On the other hand, external candidates offer a different kind of advantage.

“You’re bringing in best practices from another organization, which can only make your risk management practices and methodologies better,” McKinnon said.

He said that banks often see their strongest, second-tier talent poached by the competition. Fifth Third Bancorp, for example, hired its current CRO, Frank Forrest, from Bank of America, where he had worked for 10 years in a variety of risk management roles. Citizens Financial Group’s CRO, Malcolm Griggs, is a former high-ranking risk executive at Citigroup.

Though having a credit or risk background helps, it is no longer a prerequisite for landing a job as a CRO. According to Second Line Advisors, from 2017 to 2018, the number of chief risk officers with a risk, credit or business background, such as capital management or treasury, fell from 44 to 38 of the CROs at the 50 biggest bank holding companies.

“The historical profile of a chief risk officer has been a fantastic credit trained individual,” Solo said. “The evolution from a credit trained person to a broader risk manager has come into light over the last decade.”

Nancy Foster, the president and CEO of the Risk Management Association, said that when the chief risk officer role was first created, sometime around 2000, chief credit officers would typically take on the job, sometimes concurrent with their existing responsibilities. At the time, the job mainly involved expanded oversight of market and operational risk.

“Over time I think it was recognized that overseeing these different risk types requires very different skill sets, and you now commonly see the [chief credit officer] and CRO as peers with different reporting lines up to executive management or the board,” Foster said in an email to American Banker.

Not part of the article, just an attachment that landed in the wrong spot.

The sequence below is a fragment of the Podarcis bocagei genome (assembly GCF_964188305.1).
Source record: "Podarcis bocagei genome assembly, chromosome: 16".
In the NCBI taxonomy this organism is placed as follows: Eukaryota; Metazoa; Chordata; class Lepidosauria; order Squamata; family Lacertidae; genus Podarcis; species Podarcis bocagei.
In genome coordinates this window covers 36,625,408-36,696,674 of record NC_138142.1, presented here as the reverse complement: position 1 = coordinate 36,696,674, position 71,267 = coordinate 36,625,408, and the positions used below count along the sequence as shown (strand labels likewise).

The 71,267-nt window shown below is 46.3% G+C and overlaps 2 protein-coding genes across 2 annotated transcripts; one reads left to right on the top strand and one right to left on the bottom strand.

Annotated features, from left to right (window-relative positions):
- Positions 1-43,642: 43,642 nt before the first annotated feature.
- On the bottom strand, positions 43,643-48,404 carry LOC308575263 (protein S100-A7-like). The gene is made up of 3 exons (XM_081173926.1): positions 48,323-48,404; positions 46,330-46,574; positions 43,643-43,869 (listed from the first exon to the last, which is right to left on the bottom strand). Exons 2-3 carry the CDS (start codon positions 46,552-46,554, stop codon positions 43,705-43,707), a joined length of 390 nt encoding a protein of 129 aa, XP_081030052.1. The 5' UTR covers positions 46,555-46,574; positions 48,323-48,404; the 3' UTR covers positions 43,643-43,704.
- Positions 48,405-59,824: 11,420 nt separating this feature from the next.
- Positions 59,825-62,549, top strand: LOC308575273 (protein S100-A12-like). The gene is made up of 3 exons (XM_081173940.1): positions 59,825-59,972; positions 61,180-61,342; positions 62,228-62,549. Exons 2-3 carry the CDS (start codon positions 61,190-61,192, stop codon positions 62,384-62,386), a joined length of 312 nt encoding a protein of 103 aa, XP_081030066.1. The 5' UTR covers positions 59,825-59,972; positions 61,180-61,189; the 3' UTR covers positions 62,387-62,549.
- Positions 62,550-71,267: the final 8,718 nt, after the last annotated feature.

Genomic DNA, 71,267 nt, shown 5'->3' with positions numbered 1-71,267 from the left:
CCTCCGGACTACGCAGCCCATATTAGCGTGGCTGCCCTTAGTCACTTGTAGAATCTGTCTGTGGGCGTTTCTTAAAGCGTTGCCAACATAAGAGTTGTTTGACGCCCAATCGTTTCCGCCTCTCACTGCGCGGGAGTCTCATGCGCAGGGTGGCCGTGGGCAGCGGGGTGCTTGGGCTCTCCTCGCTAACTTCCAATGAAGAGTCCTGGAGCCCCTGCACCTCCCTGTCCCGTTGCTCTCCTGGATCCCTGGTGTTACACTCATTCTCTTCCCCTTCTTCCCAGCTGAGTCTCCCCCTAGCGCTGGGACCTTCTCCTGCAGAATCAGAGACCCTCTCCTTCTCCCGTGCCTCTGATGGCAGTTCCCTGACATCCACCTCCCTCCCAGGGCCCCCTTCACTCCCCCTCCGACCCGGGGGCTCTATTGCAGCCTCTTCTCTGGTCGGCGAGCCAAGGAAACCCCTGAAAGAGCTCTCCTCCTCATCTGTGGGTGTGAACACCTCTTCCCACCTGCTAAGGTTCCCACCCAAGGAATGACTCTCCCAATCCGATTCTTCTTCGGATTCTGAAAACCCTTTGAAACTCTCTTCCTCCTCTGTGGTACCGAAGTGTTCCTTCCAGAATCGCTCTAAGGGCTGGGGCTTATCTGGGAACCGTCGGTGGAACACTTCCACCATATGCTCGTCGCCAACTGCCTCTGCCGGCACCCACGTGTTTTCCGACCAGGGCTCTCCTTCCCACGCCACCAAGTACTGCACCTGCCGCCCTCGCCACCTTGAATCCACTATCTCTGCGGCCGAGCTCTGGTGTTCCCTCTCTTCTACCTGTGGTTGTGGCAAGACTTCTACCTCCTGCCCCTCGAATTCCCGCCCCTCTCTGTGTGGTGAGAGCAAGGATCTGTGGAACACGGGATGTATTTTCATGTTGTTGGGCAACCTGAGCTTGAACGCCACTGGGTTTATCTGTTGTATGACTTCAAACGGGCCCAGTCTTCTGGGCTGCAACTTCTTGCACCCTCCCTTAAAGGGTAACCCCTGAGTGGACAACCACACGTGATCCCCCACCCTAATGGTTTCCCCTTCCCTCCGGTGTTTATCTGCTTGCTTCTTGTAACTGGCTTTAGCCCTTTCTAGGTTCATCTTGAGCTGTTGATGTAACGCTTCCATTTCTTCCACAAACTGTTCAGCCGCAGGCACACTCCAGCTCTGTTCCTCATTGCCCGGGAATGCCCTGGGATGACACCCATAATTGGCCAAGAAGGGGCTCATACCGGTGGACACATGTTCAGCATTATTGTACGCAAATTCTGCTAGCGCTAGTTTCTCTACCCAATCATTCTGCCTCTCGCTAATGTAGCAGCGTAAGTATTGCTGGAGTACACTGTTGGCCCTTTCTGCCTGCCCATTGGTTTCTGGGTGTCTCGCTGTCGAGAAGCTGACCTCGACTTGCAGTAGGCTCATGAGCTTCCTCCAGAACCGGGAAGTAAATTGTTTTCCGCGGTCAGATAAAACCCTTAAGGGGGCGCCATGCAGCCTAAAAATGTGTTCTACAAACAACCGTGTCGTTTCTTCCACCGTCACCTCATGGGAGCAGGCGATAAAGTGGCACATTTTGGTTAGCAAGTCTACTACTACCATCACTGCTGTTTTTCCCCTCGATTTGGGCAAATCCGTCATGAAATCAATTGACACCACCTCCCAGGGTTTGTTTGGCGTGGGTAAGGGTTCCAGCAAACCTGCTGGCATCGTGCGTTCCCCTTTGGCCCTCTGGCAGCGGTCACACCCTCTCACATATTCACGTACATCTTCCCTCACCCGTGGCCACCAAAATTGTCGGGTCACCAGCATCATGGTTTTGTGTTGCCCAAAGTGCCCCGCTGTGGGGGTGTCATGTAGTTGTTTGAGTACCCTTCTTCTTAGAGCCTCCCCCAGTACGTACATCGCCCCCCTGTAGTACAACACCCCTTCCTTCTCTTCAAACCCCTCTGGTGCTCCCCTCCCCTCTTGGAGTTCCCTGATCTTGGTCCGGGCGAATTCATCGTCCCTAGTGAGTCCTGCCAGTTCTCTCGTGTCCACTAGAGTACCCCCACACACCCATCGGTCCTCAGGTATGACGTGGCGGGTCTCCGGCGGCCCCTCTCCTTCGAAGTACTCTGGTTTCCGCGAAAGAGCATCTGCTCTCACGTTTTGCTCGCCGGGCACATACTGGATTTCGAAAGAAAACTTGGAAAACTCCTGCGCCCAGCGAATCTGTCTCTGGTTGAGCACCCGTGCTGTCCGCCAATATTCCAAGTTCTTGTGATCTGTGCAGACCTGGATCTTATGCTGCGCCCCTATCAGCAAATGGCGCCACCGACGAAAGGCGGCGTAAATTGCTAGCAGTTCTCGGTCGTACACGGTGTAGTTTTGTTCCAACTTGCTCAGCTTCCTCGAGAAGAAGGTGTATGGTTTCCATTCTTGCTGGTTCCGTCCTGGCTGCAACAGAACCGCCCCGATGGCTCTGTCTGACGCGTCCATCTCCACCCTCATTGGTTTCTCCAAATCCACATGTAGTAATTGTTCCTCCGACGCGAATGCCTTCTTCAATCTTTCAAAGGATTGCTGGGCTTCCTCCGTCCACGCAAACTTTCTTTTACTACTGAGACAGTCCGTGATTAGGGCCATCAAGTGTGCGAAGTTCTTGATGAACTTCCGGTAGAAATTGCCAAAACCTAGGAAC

McKinnon said there’s a greater emphasis on a chief risk officer’s IT savvy. That means having both the ability to use information technology as a risk management tool and to assess risks, like cyber risk, associated with IT systems.

“The role has become increasingly complex. It spans not just financial risk, but IT risk, business risk, and more. And to add to the complexity, the risk threats and analysis are increasingly global,” he said.

McKinnon also said that he sees the chief risk officer role more frequently carved out as its own independent function that reports directly to the CEO, whereas previously, the chief risk officer might have reported to the CFO.

Diversity may be an area where there’s room for improvement. According to Second Line, 13, or 26%, of CROs are considered to be diverse now, the same as last year. And just six of the chief risk officers at those 50 largest banks are women. Wells Fargo’s appointment of Norton nudged that up from five in 2017.

“The diversity statistics have a very slight improvement" from years past, "but they have a ways to go,” Solo said. “Wells Fargo was a big one for gender diversity.”